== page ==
Moses v. Hovis et al
ORDER granting in part and denying in part 30 Motion for Partial Summary Judgment by Judge Philip A. Brimmer on 09/12/2017. Partial Summary Judgment is entered pursuant to Fed. R. Civ. P.56(g) on plaintiff's breach of guaranty claim in favor of plaintiff Robert E. Moses and against defendants James E. Hovis and Catherine Hovis. (sphil, )
IN THE UNITED STATES DISTRICT COURT
FOR THE DISTRICT OF COLORADO
Judge Philip A. Brimmer
Civil Action No. 16-cv-01173-PAB-CBS
ROBERT E. MOSES,
JAMES E. HOVIS and
This matter is before the Court on Plaintiff’s Motion for Partial Summary
Judgment Pursuant to Fed. R. Civ. P. 56 [Docket No. 30]. This Court has jurisdiction
pursuant to 28 U.S.C. § 1332.
This action arises out of a April 11, 2010 investment agreement between plaintiff
Robert E. Moses, Hearing Help Express, Inc. (“Hearing Help”), defendant James E.
Hovis, and defendant Catherine Hovis. Docket No. 47-1. 2 At the time of the
Agreement, Mr. Hovis was the chairman of Hearing Help’s board. Id. at 2. The
investment agreement is titled “Robert E. Moses Fixed-Interest Investment in Hearing
The following facts are undisputed unless otherwise indicated.
The Court cites the version of the investment agreement attached to the final
pretrial order because the duplicate headers on the version attached to plaintiff’s motion
make its pagination illegible. See Docket No. 30-4 at 23-25. Ms. Hovis’ full name
appears to be Florence Catherine Hovis. Docket No. 36-6 at 2.
Help Express with 48-Month Stock Purchase Option,” id., but is referred to herein
simply as “the Agreement.” Pursuant to the Agreement, plaintiff invested $120,000.00
in Hearing Help on February 12, 2010, which accrued interest beginning on the date of
investment at 12.00% APR, compounded annually, with the balance of principal and
interest to be paid to plaintiff “no later than forty-eight months after Date of Investment.”
Id. at 2, ¶ 1. For forty-eight months after investment, plaintiff had the option of
converting his investment into stock in Hearing Help at a price of $40.00 per share. Id.,
¶ 2. Additionally, the Agreement provided that, if Hearing Help was “not sold within
forty-eight months, then the company shall repay the balance of Invested Funds and
accrued interest at 12.0% APR and [James] Hovis shall make up the difference so that
Investor has received 15.0% interest compounded annually.” Id. at 3, ¶ 2; see also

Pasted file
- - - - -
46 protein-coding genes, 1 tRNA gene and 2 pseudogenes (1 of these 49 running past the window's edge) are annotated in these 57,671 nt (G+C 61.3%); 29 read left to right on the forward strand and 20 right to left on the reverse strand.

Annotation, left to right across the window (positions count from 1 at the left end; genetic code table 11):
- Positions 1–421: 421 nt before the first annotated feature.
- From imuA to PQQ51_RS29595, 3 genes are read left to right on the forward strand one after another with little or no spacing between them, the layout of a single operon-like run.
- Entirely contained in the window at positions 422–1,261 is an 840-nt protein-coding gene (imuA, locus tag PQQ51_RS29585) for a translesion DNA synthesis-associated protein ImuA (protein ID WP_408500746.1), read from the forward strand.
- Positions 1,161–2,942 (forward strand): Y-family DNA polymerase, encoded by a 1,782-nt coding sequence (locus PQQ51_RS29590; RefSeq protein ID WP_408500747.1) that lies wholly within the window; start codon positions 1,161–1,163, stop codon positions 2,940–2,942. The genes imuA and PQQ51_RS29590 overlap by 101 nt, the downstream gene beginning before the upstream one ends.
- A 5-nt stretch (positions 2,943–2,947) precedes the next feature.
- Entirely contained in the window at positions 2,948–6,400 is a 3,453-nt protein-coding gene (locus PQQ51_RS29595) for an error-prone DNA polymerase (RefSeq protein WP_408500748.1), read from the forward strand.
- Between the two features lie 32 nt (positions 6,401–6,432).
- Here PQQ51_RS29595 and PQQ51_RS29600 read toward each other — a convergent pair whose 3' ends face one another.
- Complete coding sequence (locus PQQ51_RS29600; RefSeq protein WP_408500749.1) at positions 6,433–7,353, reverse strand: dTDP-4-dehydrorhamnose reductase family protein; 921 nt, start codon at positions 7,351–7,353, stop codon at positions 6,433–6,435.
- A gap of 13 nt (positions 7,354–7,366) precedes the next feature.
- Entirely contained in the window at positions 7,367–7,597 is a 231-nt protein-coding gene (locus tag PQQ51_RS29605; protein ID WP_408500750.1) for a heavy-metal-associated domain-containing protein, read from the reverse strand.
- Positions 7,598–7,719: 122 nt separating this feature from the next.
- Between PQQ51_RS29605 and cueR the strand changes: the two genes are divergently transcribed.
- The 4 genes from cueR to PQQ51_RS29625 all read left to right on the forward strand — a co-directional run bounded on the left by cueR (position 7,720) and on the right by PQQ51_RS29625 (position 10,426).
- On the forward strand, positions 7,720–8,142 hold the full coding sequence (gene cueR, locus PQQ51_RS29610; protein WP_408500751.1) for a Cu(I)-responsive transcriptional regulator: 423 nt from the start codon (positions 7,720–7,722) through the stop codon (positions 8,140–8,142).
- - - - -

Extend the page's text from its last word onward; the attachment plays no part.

Docket No. 47-1 at 2 (“James E. Hovis . . . is confident that Investor named below will
earn at least 15.0% compounded including the future value of Investor’s stock option,
and Jim Hovis and his wife Catherine Hovis therefore personally guarantee (1) the
safety of this investment, (2) all payments to Investor, (3) Investor’s achieving 15.0%
APR compound interest (personally paying the difference between 12.0% and 15.0%
appreciation if necessary), and (4) the fulfillment of Investor’s stock purchase option.”).
If Hearing Help failed to make any required payments, plaintiff had the option to
accelerate repayment, making the principal and accrued interest payable immediately
after a five-day cure period. Docket No. 47-1 at 3, ¶ 6.
The Agreement includes guaranties of plaintiff’s investment from both Mr. Hovis
and Ms. Hovis. Mr. Hovis’ guaranty states in relevant part that, “[a]s additional security
to Investor, (i) Jim Hovis personally and absolutely guarantees all payments and
repayment of the Invested Funds.” Docket No. 47-1 at 3, ¶ 7. Hearing Help and Mr.
Hovis also agreed to pay plaintiff’s “necessary and reasonable legal fees as due to
enforce any provision” of the Agreement. Id. Mr. Hovis signed the agreement both as a
“1st personal guarantor” and on behalf of Hearing Help as its chairman. Id. at 4. Ms.
Hovis agreed that, six months after any default by her husband and/or Hearing Help,
she would guarantee plaintiff’s investment. Id., ¶ 8. Ms. Hovis signed the Agreement
as “2nd personal guarantor.” Id. at 4. The Agreement is governed by Illinois law. Id.,
Before the Agreement was executed, Mr. Hovis supplied plaintiff with a one-page
financial summary dated March 27, 2009. Docket No. 30-4 at 33 . The summary lists
his and his wife’s combined net worth as $11,770,200. Id. Plaintiff claims the 2009
financial summary is misleading in various ways. Docket No. 30 at 9-10, ¶¶ 48-49. The
main dispute focuses on two items. First, Mr. Hovis listed the River Road property he
owned with a value of $2,000,000. Id. Plaintiff claims the summary overstates the
value of the property by approximately $1 million. Docket No. 30 at 12. 3 Second, the
2009 financial summary lists a liability of $602,300.00 for “Net balance of loans to/from
family-controlled corporations at 9% int.” Docket No. 30-4 at 33. Def endants claim that
this entry accurately summarizes the net liability from Mr. Hovis borrowing $3,823,845
from Hearing Help and another company he controlled and lending $3,221,572 to other
Plaintiff attempts to rely on a later financial statement prepared by Mr. Hovis,
but defendants argue the statement should be excluded as a statement made during
settlement negotiations. Docket No. 36 at 7, ¶ 35; see Fed. R. Evid. 408(a)(2). Plaintiff
does not dispute that the later financial statement was sent in response to his
settlement proposal. The Court will not consider this statement.
companies. See Docket No. 30-4 at 37. Plaintiff claims that this vague description
makes no mention of Mr. Hovis’ obligation to repay Hearing Help more than $3 million
and therefore is materially misleading. Docket No. 39 at 5; Docket No. 36-5.
Hearing Help made mortgage payments on plaintiff’s home from March 2010
through July 2014. Plaintiff’s Statement of Undisputed Material Facts (“PSUMF”) 21,
23. Hearing Help’s last mortgage payment occurred in July 2014. PSUMF 27.